The Aztecs of Mexico: A Zero Waste Society

The Aztecs of Mexico A Zero Waste Society

Proud to have a little bit of this heritage in me.

By the year 1519, when the Spaniards arrived, Mexico-Tenochtitlán had a population of over 200,000. It was the largest city in the Americas, and one of the largest in the world — bigger than any European city at the time. Its size, orderliness and cleanliness impressed the Spaniards. The city, laid out on a grid plan (which can be seen in the background of the fresco image at top of the page) that covered over 12 square km, was the centre of the most powerful empire in Mesoamerica at the time. Due to the abundance of water and sunlight, as well as a temperate climate, the chinampas were highly productive, producing up to four crops a year, and about two-thirds of the food consumed in the city.

Another important factor in maintaining that high productivity was the intensive recycling of nutrients. The Aztecs disposed of all kinds of organic wastes in the chinampas (artificial islands), such as food leftovers and agricultural residues, which fertilized the crops. Further, the most valuable fertilizer used on the chinampas was human excrement. With other uses, such as for tanning leather, the excrement was so valued that the city had a network of public latrines from which it was collected and eventually sold at the city’s main market.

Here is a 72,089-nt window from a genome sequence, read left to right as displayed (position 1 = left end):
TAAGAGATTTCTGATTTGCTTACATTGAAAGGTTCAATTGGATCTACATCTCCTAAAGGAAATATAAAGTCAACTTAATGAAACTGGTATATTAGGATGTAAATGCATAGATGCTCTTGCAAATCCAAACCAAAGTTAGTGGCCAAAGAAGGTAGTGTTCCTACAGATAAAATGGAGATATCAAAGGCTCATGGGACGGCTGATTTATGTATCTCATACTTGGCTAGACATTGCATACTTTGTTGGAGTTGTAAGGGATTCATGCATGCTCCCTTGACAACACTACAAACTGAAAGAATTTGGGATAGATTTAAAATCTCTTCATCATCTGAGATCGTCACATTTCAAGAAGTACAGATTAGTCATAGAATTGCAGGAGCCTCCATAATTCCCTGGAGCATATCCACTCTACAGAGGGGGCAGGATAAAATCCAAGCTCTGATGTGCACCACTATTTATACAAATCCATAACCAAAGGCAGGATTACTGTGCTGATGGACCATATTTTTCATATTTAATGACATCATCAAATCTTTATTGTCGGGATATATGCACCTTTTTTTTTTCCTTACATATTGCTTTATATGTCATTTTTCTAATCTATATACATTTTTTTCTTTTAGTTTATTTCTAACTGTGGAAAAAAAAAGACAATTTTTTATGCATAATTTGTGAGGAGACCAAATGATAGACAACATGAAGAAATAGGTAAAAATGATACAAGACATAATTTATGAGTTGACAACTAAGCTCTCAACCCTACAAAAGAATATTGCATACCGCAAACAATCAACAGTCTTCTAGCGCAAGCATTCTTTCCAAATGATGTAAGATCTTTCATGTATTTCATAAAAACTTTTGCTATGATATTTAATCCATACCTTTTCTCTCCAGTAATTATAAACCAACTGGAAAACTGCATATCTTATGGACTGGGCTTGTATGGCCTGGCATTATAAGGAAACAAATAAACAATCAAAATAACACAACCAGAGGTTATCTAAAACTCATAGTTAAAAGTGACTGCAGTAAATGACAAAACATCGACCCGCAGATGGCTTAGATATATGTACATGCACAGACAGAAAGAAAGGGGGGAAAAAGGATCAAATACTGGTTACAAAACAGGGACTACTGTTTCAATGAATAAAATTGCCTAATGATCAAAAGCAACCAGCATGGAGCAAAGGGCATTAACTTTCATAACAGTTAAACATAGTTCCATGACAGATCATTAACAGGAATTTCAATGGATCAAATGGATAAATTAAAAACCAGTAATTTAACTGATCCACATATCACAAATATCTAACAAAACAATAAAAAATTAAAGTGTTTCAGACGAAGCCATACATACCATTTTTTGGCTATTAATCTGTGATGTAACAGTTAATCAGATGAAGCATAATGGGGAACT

Human urine was used as a mordant (fixative) in the dyeing of fabrics, and, thus also considered a resource. Nearly every household had ceramic containers used to store urine in order to sell it. In Aztec times, Mexico did not have cattle, sheep, goats or chickens (they were introduced by the Europeans), but the Aztecs consumed animal protein from turkeys, ducks, deer, fish, and other wild animals. They also raised a breed of dog they called itzcuintli for human consumption, feeding them food leftovers.

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